Let’s be clear. Saving and protecting the planet requires the massive, rapid transition to renewable energy sources. And solar power will be critical. But that must be part of a radical transformation of how we live, work, and produce the necessities of life, what we consume, how we move about. It requires putting an end to imperial domination and plunder of the oppressed countries of the global South, whose populations are suffering the greatest consequences—right now—of climate change caused by this expand-or-die system of capitalism-imperialism.
As for Solnit’s “vision of a completely different planet” driven by new technologies, consider electric vehicles (EVs) that are so much the rage. The lithium-ion cells that power most EVs rely on raw materials like cobalt. Mining cobalt produces hazardous waste that leaches into the environment. Extracting the metals from their ores causes harmful air pollution. Some 70 percent of the world’s cobalt supply is mined in the Democratic Republic of Congo, where workers, including tens of thousands of children, are subjected to horrific, life-destroying working conditions in so-called “artisanal mines.”
Or consider that the world’s lithium is either mined in Australia or regions of Argentina, Bolivia, and Chile. This mining draws down water available to indigenous farmers and herders. Now there’s investor pressure to seek out profitable new sources, like deep seabeds... with all the attendant threats to the health of the oceans. All this to perpetuate the monumentally irrational and wasteful private-auto-based economy and culture—with its long-distance, highway infrastructure, with its logic of vehicles taking precedence over people in urban space. No wonder General Motors is such a champion of the EV.6
This is not a solution to climate change!
- A. The Economy.
- B. The Environment.
- Article IV. The Economy and Economic Development in the New Socialist Republic in North America.
- Section 5. The System of Public-State Ownership is the Foundation of the New Socialist Economy.
FIVE: Hope on a scientific basis. Confronting the reality and enormity of the climate emergency, and acting on it in the interests of humanity and protection of the planet. Revolution, nothing less.
In the face of this unprecedented planetary emergency, the choice is not, as Solnit would have us believe, between fatalistic “passivity into the collapse” of a planet that some see as too far gone to save, or her upbeat foolishness about capitalism-imperialism that masquerades as “cautious optimism.”
The situation is not hopeless. But time is not on our side, so let’s not squander it.
If we come to grips with the actual problem—this system… if we take up the real solution—the revolution to overthrow the U.S. imperialist colossus and create a society and world in which humanity can flourish and become fit caretakers of the planet... then there is hope on a scientific basis. Bob Avakian has developed the new communism, which is the scientific method and approach, the strategy, and the vision for this revolution. He has authored the Constitution for the New Socialist Republic in North America that maps out what to do right after the seizure of power, so we can actually go to work on building a whole new emancipating society and saving the planet. There are no guarantees that we can reverse this climate crisis... but this is our only chance.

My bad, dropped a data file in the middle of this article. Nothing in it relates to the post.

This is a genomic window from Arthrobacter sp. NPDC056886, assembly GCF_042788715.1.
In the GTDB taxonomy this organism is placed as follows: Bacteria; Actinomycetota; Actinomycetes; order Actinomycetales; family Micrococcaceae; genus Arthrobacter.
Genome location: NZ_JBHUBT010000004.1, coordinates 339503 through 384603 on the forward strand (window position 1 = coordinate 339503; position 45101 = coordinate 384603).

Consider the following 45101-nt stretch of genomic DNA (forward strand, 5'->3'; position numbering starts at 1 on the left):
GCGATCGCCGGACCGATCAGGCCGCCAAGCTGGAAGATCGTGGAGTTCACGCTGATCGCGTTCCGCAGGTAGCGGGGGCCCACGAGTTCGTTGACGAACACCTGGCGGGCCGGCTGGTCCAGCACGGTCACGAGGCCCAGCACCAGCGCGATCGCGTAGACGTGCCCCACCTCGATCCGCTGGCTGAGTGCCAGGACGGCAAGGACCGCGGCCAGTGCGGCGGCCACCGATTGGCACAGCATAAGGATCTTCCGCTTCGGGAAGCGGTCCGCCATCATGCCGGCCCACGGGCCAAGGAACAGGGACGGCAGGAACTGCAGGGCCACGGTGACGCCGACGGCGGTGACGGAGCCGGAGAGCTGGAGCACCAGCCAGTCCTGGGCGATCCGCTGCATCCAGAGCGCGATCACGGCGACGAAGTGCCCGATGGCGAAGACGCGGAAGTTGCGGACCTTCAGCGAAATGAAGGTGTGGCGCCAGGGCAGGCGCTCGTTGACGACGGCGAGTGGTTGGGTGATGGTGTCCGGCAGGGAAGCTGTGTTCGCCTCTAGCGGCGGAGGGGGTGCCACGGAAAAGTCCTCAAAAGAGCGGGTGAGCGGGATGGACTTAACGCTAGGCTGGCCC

As A Declaration, A Call to Get Organized Now For A Real Revolution puts it: “We need a revolution—a real revolution. And this revolution is possible.”
Capitalism-Imperialism Is Destroying the Planet...
Only Revolution Gives Humanity a Real Chance to Save It
A Special Resource Page
1. U.S. Energy Information, Energy Power Administration,” Electricity Explained: Electricity in the United States, March 18, 2021; Stephanie Tsao, Richard Martin, “Overpowered: Why a U.S. gas building spree continues despite electricity glut,” S&P Global Market Intelligence, December 2, 2019. [back]
2. Climate Action Tracker, Warming Projections Global Update, May 2021. [back]
3. “’Is Exxon a Survivor?’ The Oil Giant Is at a Crossroads,” New York Times, December 10, 2020. [back]
4. Solnit in her article, for example, lauds “the astonishing news that on the afternoon of Saturday 24 April, California got more than 90% of its energy from renewables.” What she does not say is that, while this day is notable in progress, as an LA Times column noted, the peak “94.5% figure—… was fleeting, lasting just four seconds.… [It did not] include Los Angeles, Sacramento and several other regions. It came at a time of year defined by abundant sunshine and relatively cool weather, meaning it’s easier for renewable power to do the job traditionally done by fossil fuels. [And, at the same time] California … was also burning a bunch of natural gas and exporting electricity to its Western neighbors.” As the LA Times column acknowledged, even while cheering this like Solnit, “It’s impossible to say exactly how much of the Golden State’s own supply was coming from renewables.” (emphasis added) Electricity can’t yet be stored at large enough scale, and mainly has to be consumed as soon as it’s produced. While fossil fuels are a form of “storage,” renewables most often lack that form of storage and the electricity they generate goes into the grid upon production. Massive transformations and investments in the transmission (grid) infrastructure are therefore needed to facilitate the large-scale—and sustainable long-term—shift needed from fossil fuels to renewable energy, to meet current demand within the framework of the existing capitalist-imperialist system. [back]
5. Oliver Belcher, Patrick Bigger, Ben Neimark, Cara Kennelly, “Hidden carbon costs of the ‘everywhere war’: Logistics, geopolitical ecology, and the carbon boot-print of the US military,” Transactions of the Institute of British Geographers, 2019. [back]
6. See Hiroko Tabuchi and Brad Plumer, “How Green Are Electric Vehicles,” New York Times, May 4, 2021; Tara Lohan, “Will the Race for Electric Vehicles Endanger the Earth’s Most Sensitive Ecosytem?,” The Revelator, March 10, 2021 (Center for Biological Diversity); Farhod Manjoo, “There’s One Big Problem With Electric Cars, They’re Still Cars,” New York Times, February 19, 2021. [back]